In addition, when you get to the actual molding, you need a real good guy who has learned all the wrong ways things get done to make the best parts in your initial setup runs. The newer closed loop injection molding machine control systems make far more stable parts, & they are needed for close tolerance work.
If it is a touchy item with critical tolerances, as most of my parts are, then you need to develop gages to check parts quickly, as measuring with plastic parts for close tolerances doesn't work so well. Weighing parts, is also a way to understand wether the molding process remains very stable, or is causing size changes. Even different lot #s of plastic can cause size changes.
Lots of things to look at, but they are manageable.
Bo
Ken Carpenter wrote:

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Ken,
Just to add to your exellent advise,,,
Keep copies of models of the molded parts (the models actually used by the tool maker) isolated, and in there original SW version format, as well as parasolid.
I had an instance of a complex surfaced model that changed shape when brought from 2001+ to 2003. About a year after the original tool was made, we had to add features that were required to blend with existing cavity features. If we hadn't caught the discrepency (just in time) the toolpath would have gouged the hell out of the existing cavity. I ended up having to re-install 2001+, and make the changes there.
You never know what the programmers, at Solidworks, are going to change from one release to the next. In this case it was the surfacing algorithms. If the part is constructed with analytic shapes, you're probably OK.
Regards
Mark

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Mark thanks for that I've had a very similar problem in the past, i completely forgot that one. I always supply my mould makers with parasolid files where possible, they seem to be more stable than iges & sat and are small making them easy to email.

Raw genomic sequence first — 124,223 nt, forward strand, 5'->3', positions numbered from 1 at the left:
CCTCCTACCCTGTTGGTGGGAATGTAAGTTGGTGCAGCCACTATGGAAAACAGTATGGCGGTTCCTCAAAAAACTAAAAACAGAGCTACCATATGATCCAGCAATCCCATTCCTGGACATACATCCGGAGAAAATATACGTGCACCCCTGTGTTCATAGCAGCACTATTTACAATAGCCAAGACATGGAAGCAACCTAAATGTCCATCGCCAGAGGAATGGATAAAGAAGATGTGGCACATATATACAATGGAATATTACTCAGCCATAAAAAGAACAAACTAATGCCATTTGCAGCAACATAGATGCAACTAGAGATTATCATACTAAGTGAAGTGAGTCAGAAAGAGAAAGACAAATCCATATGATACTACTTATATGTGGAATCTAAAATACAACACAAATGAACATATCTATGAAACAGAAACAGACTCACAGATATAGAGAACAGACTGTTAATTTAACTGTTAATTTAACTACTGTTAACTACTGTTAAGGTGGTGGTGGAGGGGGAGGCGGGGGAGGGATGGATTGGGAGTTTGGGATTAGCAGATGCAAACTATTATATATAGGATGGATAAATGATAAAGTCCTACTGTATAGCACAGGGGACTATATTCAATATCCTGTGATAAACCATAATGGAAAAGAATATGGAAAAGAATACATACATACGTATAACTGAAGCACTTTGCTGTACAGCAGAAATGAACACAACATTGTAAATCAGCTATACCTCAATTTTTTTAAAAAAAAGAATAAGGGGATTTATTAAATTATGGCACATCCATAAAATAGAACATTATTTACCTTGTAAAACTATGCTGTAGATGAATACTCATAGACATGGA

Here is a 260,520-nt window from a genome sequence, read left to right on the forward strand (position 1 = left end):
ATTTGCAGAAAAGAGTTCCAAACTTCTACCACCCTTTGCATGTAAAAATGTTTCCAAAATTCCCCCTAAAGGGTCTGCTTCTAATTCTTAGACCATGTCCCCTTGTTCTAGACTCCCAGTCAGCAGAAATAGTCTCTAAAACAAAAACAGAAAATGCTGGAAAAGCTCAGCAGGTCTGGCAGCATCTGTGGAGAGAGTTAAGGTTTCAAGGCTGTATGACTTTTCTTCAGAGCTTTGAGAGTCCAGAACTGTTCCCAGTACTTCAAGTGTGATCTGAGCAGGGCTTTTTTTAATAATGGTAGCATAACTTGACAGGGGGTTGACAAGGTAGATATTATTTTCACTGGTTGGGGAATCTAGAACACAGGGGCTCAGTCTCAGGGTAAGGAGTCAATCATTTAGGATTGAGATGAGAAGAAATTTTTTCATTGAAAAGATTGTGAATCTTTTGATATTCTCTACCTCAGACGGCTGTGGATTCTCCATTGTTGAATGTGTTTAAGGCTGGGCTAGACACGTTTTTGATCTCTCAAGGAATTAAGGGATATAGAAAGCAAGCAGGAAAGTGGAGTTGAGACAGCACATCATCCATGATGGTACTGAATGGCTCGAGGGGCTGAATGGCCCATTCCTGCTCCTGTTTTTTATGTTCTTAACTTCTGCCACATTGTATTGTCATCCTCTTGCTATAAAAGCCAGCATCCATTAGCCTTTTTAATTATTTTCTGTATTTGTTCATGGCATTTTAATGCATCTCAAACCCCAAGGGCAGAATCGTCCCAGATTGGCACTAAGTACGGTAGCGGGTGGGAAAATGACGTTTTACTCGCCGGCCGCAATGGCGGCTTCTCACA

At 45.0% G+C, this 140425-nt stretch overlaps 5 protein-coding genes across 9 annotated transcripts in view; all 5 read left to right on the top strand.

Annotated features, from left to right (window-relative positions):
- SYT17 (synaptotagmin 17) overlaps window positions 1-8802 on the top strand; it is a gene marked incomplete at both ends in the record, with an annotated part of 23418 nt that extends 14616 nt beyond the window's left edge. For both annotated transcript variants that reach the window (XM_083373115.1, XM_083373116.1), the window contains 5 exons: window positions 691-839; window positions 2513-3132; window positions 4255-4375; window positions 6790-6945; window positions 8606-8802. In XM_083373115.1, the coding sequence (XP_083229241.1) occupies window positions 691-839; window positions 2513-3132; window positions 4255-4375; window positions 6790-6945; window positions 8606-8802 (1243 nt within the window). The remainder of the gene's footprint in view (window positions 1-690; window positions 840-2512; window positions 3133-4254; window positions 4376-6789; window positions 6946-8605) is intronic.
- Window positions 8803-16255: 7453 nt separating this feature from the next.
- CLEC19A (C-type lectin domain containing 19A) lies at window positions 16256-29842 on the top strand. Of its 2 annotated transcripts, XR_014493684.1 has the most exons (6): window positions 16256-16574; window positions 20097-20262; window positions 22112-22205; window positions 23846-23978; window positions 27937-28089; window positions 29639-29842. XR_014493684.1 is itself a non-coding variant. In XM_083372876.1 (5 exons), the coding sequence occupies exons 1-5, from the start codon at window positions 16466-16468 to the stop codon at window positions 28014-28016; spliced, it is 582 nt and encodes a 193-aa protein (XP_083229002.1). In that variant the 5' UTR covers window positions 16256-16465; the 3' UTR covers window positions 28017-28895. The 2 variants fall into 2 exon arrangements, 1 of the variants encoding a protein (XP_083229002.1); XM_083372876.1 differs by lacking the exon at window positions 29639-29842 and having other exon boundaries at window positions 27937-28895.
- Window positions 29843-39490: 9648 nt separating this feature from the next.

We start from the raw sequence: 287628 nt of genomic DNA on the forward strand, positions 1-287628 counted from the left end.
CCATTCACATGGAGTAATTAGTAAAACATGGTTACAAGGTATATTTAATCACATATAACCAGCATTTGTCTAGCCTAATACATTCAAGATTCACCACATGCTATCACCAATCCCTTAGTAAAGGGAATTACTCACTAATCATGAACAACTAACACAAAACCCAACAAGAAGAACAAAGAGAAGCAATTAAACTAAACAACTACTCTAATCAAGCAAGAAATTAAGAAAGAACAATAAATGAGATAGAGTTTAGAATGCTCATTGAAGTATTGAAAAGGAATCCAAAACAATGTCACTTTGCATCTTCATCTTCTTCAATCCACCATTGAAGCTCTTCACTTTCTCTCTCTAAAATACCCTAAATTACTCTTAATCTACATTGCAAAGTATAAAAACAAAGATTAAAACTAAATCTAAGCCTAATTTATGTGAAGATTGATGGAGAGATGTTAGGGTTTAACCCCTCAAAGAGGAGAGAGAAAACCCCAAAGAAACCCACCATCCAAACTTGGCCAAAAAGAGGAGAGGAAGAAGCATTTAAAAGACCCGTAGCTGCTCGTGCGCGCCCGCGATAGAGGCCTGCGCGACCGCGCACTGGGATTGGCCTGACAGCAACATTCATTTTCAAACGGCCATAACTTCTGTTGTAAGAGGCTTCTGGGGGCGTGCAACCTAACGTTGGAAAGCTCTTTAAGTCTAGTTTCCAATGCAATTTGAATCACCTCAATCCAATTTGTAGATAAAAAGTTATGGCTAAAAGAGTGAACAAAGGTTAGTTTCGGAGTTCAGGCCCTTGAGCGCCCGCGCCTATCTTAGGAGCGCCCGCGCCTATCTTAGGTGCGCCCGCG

One last thing if you we want to get one book on plastics get Product Design with plastic by Joseph B Dym It has a very good section on the properties of plastics. Actual plastics, Design guides, Process etc. Best of all it costs about 20, superb book and I use it frequently. regards ken
MM wrote:

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Thanks all for the tons of advice, specially the reading materials list. I don't anticipate being able to design the part fully due to some of the specialized knowledge that only comes with experience. My hope is that I'll get the model close enough that whomever we chose as the molder will have minimal model rework, and the changes necessary won't require scraping and starting over the design process. I'm also hoping to avoid a situation that requires a very special machine ( read expensive ) to mold the part.
I work much cheaper than a specialist. The more work I do, the less the project is going to cost overall.
--
Brian Hokanson
Starting Line Products
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Brian not a problem more than glad to help. This group have helped me out loads over the years so what comes around goes around. If you get really stuck send me a edrg and I'll have a look (no charge lol). regards Ken
Brian wrote:

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To add to the excellent advice you have already gotten, give a lot of thought up front to what material you need to make your part in. The design rules are different (in the details) for each material. What kind of loads will it see, what kind of deflections can you allow? What kind of tolerances can you live with? What will be the environment it lives (or dies) in? Temperature, sunlight, chemicals, water, lubricants, ozone and other factors I can't think of right now can all affect your material. What kind of cosmetic requirements do you need to meet? What kind of assembly processes will it see?
Jerry Steiger Tripod Data Systems "take the garbage out, dear"
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Jerry Steiger wrote:

And to add to what excellent advise Jerry gave, I note, that then when the design requires a type of use and a material that doesn't tend to fit but must...then is when you need a really clever solution. There are grades of plastics "tuned" to achieve certain levels of performance with additives or copolymers that are just not commonly known, unless you work with a lot of different plastics all the time.
Sometimes it may be a job that really does take specalist designer in the field of what is being attempted, even though that costs more money.
Other times it may be as simple as calling the technical centers at Dow, GE, Huntsman, Bayer and such, and just asking for their recommendations, and they give their best answers for free.
Bo